BEIJING (MNI) -- Has all the bad news about the struggling global economy been baked into the markets? A key test could come Tuesday when the Chinese government announces the third-quarter economic growth numbers.

Global markets could be in for another bout of selling if it's confirmed that Chinese growth has fallen to its lowest level since the global financial crisis and the government insists it isn't going to respond with policy easing.

A government source who asked that his name not be published said that growth may have fallen to 7.3% in the last quarter. Analysts outside the government are even less confident, forecasting that the economy grew by "just" 7.2% in July to September.

Both estimates are below the second quarter's 7.5% expansion, and would confirm that the summer improvement in activity levels wasn't sustained and could put the government on track to miss the full-year growth target for the first time since the Asian Financial Crisis of the late 1990s.

Dariusz Kowalcyzk, a strategist with Credit Agricole in Hong Kong, is forecasting that the economy likely grew as little as 7% in the second quarter.

Global investors who haven't accepted a slower China could be in for more pain on Tuesday, he said.

"The negatives from China related to the real estate market haven't been fully priced in and, after the data comes out, there will be disappointment and talk about more downside for commodities exporters and anyone else relying on China," he said.

The Chinese slowdown and the government's refusal to respond shouldn't come as a big surprise. In fact, senior officials have been unusually communicative in recent weeks in outlining their new approach to economic management, or "the new normal" in President Xi Jinping's words.

A series of appearances by key officials in recent weeks has delivered the message that the economy has slowed but remains in a "reasonable range" and there's no cause to respond so long as the labor market remains stable.

"We don't need to worry about the GDP decline. 7% GDP growth is not low," the government source told MNI.

That's not to say the government is doing nothing at all. Its "targeted" easing measures have included attempts to channel more funds to underserved parts of the economy, such as by cutting the reserve requirement for institutions which lend predominantly to small business and agriculture.

The People's Bank of China cut the rate on the repurchase agreements that it transacts with the market for the second time in a month on Tuesday as the government continues to try to lower corporate funding costs.

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But this is dabbling at the margins rather than any wholesale effort to stimulate the economy by flooding the system with cash, a policy strategy favored by the previous administration. Premier Li Keqiang has said his government doesn't intend to introduce major stimulus policies and those forecasting steps such as system-wide reserve cuts misunderstand Beijing's policy stance.

Without a significant turnaround in conditions in the real estate market, Chinese economic growth is set to remain subdued, analysts believe. The government has been unwinding administrative restrictions on housing to try to arrest the slide but has stopped short of actually introducing new measures to stimulate demand.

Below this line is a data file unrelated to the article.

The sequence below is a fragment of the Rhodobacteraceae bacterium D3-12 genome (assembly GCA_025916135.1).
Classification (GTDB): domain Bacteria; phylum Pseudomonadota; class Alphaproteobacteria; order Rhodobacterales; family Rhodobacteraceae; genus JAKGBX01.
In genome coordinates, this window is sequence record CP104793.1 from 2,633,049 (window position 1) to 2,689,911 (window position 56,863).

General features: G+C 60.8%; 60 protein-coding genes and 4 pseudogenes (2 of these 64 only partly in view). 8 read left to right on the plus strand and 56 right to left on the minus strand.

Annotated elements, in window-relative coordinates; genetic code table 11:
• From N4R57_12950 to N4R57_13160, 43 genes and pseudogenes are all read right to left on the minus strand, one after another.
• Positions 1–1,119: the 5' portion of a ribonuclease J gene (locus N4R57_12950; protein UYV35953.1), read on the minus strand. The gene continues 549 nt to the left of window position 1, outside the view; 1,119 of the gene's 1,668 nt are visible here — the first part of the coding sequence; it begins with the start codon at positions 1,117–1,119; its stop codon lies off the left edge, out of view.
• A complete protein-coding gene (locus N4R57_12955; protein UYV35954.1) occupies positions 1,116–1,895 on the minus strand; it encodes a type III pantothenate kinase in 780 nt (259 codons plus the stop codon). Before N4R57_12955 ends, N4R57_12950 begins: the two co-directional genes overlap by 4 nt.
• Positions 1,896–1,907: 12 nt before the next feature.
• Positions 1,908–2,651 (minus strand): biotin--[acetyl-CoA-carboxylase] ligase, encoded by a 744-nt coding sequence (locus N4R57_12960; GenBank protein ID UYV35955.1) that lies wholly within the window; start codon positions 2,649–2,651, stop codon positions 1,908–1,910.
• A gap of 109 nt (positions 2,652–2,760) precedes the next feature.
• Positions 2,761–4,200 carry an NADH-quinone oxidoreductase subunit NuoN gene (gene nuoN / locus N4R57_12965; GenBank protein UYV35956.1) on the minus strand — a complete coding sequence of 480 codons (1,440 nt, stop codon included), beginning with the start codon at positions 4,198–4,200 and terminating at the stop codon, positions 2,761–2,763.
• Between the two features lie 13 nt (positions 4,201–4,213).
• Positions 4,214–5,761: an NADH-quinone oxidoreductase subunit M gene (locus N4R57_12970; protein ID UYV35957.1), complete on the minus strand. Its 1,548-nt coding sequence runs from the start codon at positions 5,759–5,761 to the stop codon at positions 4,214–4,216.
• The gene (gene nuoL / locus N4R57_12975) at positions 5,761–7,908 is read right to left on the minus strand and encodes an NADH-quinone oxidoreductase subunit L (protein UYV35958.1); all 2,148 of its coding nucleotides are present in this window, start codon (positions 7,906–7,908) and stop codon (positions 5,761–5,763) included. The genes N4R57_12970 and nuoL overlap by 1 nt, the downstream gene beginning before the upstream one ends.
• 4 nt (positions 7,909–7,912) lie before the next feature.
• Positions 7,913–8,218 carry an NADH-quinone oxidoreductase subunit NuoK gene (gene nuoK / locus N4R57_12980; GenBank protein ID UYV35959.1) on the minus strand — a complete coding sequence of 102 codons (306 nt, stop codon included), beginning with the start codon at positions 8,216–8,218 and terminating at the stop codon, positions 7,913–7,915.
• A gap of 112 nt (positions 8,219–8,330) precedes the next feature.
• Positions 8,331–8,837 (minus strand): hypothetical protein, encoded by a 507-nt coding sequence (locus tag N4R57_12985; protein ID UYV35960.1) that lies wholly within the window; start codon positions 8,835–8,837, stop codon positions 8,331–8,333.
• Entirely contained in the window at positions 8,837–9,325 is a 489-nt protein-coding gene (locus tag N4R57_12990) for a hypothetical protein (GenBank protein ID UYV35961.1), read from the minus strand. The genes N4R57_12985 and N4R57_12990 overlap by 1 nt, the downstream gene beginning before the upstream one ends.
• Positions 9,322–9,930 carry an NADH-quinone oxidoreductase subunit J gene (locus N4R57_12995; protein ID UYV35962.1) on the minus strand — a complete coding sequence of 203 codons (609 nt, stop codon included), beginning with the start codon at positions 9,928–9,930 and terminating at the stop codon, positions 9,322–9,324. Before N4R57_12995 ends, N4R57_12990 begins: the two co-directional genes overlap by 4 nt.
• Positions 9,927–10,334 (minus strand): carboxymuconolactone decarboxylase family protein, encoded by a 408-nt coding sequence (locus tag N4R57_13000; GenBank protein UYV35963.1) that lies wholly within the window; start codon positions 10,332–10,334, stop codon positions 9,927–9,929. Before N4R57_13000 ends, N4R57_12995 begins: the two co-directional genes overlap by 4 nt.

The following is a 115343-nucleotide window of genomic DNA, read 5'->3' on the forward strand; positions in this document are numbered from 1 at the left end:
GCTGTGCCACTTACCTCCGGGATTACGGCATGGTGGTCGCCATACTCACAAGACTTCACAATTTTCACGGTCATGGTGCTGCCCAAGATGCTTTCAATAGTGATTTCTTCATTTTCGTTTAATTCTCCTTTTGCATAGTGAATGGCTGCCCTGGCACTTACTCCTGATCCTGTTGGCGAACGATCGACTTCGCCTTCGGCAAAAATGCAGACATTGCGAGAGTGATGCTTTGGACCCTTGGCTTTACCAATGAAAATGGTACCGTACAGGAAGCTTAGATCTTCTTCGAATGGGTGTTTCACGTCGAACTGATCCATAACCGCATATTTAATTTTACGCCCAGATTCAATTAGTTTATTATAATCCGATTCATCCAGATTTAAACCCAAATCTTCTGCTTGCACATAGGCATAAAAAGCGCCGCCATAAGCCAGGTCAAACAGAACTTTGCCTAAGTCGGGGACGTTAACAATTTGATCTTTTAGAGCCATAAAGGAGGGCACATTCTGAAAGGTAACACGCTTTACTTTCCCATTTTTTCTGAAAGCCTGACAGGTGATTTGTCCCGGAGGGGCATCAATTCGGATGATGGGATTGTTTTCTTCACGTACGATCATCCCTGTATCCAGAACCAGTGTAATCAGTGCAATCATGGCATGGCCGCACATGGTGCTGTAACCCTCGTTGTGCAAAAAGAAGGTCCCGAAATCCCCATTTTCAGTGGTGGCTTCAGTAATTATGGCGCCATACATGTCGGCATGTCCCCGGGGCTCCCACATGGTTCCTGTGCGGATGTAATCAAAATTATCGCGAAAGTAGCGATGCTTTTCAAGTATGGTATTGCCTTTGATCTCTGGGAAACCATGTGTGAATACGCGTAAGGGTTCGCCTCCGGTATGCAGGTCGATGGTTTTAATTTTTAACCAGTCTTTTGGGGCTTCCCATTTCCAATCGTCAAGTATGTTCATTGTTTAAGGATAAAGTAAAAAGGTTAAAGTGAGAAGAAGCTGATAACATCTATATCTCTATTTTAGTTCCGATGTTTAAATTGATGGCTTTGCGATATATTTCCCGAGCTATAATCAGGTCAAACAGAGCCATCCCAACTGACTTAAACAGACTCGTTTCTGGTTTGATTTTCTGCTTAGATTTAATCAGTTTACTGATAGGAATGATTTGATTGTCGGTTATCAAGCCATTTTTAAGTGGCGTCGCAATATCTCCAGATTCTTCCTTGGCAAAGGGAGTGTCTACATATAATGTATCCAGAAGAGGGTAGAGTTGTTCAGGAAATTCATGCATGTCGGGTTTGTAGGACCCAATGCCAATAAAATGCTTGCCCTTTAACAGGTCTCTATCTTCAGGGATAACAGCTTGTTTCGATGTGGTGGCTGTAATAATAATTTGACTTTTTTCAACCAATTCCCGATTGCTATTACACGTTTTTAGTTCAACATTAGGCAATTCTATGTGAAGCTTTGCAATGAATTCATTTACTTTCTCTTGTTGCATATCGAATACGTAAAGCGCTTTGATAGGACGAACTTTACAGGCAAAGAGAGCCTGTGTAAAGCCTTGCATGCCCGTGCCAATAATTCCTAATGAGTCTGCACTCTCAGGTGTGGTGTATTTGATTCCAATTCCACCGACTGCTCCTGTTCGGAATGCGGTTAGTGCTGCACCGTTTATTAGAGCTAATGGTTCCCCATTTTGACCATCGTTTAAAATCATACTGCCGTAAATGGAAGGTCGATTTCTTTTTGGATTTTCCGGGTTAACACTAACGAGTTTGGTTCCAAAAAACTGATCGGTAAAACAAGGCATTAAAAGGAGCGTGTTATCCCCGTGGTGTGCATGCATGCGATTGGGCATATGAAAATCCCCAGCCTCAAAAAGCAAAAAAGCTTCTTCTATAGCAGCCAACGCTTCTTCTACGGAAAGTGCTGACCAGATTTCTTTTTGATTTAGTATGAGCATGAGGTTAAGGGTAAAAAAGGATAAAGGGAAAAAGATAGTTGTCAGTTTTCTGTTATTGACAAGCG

"It's not really stimulus at all -- they will have some impact but it won't be big," said Li Ruoyu, an economist with the State Information Center, a central government-affiliated think tank.

Countering the gloom about China's economic outlook are lingering hopes that the government will do more to implement the ambitious policy blueprint agreed at the Communist Party's Third Plenum, held last November.

The Fourth Plenum is scheduled to be held here from Monday to Friday.

Although the meeting is ostensibly focused on the "rule of law," the government source said other issues will be discussed, including personnel change and ongoing system reform, while any legislative changes agreed will have economic implications.

Nonetheless, analysts say the process of implementing much-needed reform has been painfully slow. The leadership has demonstrated a willingness to allow some long-coddled state firms and oversaturated industries to stand on their own, but is yet to announce details on how it intends to remake the economic and financial systems according to the Third Plenum blueprint.

The approach of 2015 may spur hopes for a more aggressive move on reform.

MNI has reported that discussion has begun on lowering the official economic growth target next year from this year's 7.5%, an acknowledgement that China's potential growth rate has slowed but also to provide more political space to implement reform.

Lowering the official target would help signal that the days of dizzying Chinese growth rates are over. Li, of the State Information Center, said slower Chinese growth this year and an even slower pace of activity in 2015 "has been well-expected by everyone."

That may not be the case, however. Fears about China's economic health have been a big part of recent global market volatility as investors respond negatively to signals that Beijing isn't prepared to respond to a markedly slower pace of growth. But it's a message that some investors have had trouble absorbing, and one that may have to be delivered again on Tuesday.

"The world has to get accustomed to weaker China growth," said Credit Agricole's Kowalcyzk.

At the time of publication, the author held no positions in any of the stocks mentioned.

This article is commentary by an independent contributor, separate from TheStreet's regular news coverage.